Agiliron, a software-as-a-service (SaaS) provider (that you pronounce “agile iron”), has launched version 7.7 of the company’s platform, marking the first time that the product links with QuickBooks Online.
The latest version closes the loop for small and midsized retailers that want to keep their financial affairs in order on Intuit’s cloud, according to Stan Roach, chief revenue officer of Agiliron. QuickBooks Online is the cloud-based version of Inuit’s venerable accounting software that helps small business track and manage their finances without making big upfront investments in hardware and software. An App Center provides expandability, allowing customers to tailor the product’s capabilities to their needs.
Improving the QuickBooks Online Experience
However, said Roach, QuickBooks online lacked a way for retailers to capitalize on the platform’s extensibility. “QuickBooks Online was mainly sold to the service sector,” said Roach. Retailers and business-to-business (B2B) vendors were left to their own devices, by and large.
“It didn’t have an order and inventory tracking system,” said Roach. That gap in functionality can make it challenging for small and midsized ecommerce and brick-and-mortar-based companies to coordinate the multi-channel sales and accounting sides of their businesses.
Agiliron 7.7 bridges that gap, according to Roach.
The solution allows QuickBooks Online customers—the SaaS-based product is also compatible with on-premises QuickBooks installations—to manage their online sales channels, point-of-sale transactions, customers and inventory. Agiliron syncs with Intuit’s platform to provide users with a real-time view of how their sales activities affect their bottom line.
The company’s technology does more than account for every piece of inventory and properly record and process every sale. It opens up new sales channels that can help grow a small or midsized business, asserted Roach.
“Amazon did $24 billion in sales with third-party merchants last year,” said Roach. Agiliron’s software consolidates the management of online marketplaces and coordinates inventory, letting SMBs stretch into new markets and efficiently sell across multiple channels.
“Amazon and eBay have their own admin panel,” reminded Roach. In general, small businesses owners have better ways of spending their time than managing both—or more if they plan to reach more customers. Yet, merchants won’t get far unless they make a move into “all the places where people by product,” he said. Agiliron represents “easy found money with a platform that helps you to go those places.”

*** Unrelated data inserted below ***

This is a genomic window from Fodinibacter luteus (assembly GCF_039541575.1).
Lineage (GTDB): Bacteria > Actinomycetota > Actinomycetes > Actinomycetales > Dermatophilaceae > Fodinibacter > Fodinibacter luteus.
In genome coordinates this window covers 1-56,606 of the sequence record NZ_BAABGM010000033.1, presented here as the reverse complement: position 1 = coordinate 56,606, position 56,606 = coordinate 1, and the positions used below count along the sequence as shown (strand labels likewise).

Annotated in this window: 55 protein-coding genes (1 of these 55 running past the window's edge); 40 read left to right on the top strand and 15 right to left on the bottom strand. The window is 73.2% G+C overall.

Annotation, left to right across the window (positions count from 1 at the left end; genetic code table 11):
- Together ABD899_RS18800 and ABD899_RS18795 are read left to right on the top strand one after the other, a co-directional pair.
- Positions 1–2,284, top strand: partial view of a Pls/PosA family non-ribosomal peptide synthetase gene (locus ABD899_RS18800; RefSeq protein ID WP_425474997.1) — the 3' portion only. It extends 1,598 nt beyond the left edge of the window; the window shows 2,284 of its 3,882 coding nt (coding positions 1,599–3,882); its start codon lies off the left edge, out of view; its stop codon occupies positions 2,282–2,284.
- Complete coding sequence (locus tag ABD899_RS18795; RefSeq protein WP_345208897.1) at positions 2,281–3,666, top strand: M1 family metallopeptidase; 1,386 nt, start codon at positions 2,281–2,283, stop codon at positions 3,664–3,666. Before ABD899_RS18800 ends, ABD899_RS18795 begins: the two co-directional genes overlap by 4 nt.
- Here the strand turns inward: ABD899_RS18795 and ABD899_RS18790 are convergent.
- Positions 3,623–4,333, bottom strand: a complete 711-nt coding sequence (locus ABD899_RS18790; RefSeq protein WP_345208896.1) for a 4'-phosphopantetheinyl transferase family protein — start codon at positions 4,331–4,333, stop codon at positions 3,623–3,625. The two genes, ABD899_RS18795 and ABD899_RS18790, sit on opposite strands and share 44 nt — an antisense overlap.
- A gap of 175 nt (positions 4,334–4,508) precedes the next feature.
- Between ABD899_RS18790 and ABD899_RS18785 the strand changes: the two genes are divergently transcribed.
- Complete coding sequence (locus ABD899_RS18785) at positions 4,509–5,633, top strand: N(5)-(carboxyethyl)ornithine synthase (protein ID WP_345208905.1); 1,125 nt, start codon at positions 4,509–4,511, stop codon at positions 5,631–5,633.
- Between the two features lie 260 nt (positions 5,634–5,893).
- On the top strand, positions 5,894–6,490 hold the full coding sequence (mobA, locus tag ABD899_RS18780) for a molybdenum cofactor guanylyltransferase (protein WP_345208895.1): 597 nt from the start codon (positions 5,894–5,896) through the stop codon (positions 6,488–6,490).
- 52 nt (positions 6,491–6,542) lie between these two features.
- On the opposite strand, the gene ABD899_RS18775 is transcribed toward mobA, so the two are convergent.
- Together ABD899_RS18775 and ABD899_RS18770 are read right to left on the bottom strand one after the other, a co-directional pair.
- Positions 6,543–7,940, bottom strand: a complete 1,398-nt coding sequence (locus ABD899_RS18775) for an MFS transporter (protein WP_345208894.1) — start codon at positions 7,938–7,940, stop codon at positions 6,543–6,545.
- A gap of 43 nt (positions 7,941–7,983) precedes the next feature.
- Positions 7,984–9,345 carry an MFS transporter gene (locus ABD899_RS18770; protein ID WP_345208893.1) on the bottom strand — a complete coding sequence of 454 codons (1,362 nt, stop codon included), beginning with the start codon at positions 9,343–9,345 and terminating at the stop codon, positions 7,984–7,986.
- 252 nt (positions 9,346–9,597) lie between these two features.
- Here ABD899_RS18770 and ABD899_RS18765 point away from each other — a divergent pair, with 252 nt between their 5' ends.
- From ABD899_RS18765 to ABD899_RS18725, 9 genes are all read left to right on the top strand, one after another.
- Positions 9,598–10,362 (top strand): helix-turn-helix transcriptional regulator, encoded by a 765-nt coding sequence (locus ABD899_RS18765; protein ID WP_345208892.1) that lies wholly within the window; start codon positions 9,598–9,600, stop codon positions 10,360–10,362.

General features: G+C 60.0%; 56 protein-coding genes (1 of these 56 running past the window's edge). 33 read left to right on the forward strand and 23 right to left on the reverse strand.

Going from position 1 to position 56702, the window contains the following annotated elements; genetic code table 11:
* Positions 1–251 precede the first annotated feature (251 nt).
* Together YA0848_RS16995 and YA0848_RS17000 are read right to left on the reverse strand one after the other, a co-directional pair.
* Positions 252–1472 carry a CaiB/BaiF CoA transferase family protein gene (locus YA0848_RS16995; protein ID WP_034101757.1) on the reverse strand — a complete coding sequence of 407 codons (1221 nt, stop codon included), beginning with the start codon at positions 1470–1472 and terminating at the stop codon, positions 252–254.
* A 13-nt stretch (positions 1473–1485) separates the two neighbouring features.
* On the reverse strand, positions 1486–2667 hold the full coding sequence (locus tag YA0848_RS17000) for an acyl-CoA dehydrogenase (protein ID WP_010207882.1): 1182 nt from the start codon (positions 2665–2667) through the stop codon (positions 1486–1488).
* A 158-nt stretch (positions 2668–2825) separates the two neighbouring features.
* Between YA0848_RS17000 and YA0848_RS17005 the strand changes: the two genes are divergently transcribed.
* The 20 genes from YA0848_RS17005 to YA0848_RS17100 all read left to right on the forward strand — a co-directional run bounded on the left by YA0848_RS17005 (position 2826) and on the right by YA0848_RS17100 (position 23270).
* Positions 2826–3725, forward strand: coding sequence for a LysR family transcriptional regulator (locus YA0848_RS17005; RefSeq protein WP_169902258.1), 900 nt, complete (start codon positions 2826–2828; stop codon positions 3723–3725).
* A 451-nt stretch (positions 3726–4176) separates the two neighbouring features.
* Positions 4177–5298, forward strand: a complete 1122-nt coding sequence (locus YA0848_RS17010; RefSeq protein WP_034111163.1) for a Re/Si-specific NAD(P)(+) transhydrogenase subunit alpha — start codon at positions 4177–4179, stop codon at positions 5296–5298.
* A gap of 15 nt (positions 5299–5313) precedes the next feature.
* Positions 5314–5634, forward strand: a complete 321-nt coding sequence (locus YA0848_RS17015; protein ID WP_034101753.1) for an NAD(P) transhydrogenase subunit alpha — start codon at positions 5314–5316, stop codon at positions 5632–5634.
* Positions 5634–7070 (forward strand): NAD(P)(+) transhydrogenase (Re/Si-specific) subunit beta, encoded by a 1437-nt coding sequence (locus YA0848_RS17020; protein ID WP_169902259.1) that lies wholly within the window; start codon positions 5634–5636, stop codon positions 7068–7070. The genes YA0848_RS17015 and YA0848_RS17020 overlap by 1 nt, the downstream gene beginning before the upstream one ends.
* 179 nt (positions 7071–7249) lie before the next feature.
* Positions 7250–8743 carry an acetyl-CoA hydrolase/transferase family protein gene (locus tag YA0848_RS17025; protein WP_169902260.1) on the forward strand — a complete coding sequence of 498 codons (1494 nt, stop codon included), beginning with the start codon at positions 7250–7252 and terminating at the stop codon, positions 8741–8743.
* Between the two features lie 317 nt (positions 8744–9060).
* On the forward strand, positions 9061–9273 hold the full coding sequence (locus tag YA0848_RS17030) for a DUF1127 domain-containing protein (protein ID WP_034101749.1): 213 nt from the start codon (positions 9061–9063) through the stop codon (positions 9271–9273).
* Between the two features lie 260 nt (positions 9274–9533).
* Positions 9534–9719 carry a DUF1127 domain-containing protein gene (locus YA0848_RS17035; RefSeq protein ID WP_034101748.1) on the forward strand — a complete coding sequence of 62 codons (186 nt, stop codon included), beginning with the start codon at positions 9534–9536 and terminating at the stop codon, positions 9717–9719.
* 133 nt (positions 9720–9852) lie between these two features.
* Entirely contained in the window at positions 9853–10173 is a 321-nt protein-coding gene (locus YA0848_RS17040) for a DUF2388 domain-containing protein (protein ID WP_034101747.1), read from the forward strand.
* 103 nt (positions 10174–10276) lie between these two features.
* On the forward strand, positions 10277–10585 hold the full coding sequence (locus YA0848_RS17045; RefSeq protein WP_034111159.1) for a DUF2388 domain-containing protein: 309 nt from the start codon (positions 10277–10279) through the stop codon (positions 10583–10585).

Agiliron’s philosophy is best encapsulated by the company’s tagline, said Roach. “Sell more in more places, but manage in one.” It’s a sentiment shared by Agiliron’s CEO, Satish Menon.
“Offering the flexibility and scalability to sell products in multiple places, yet manage in one, requires an integrated suite of functionality built around a unified data model,” he said in a statement. It’s a concept that, while complex in execution, yields “simple results for our customers—more revenue that’s easier to manage,” he added.
Ronny Tey, group marketing manager for QuickBooks Apps said in a written statement that the integration “is all about giving retailers, wholesalers, light manufacturers and other product-selling businesses the ability to sell their products across multiple channels through the Agiliron Suite while seamlessly syncing their data in QuickBooks Online.”
Roach sees this as another step in small business IT’s eventual (and inevitable) move to cloud.
The days of pricey software and big server expenditures are over. What’s more, cloud services offer SMBs advanced capabilities that were once reserved for large enterprises. “The old distaste for IT is going to gradually shift as SaaS provides headache-free IT,” he said. “SaaS is going to be their best new friend.”
Pedro Hernandez is a contributing editor at Small Business Computing. Follow him on Twitter @ecoINSITE.
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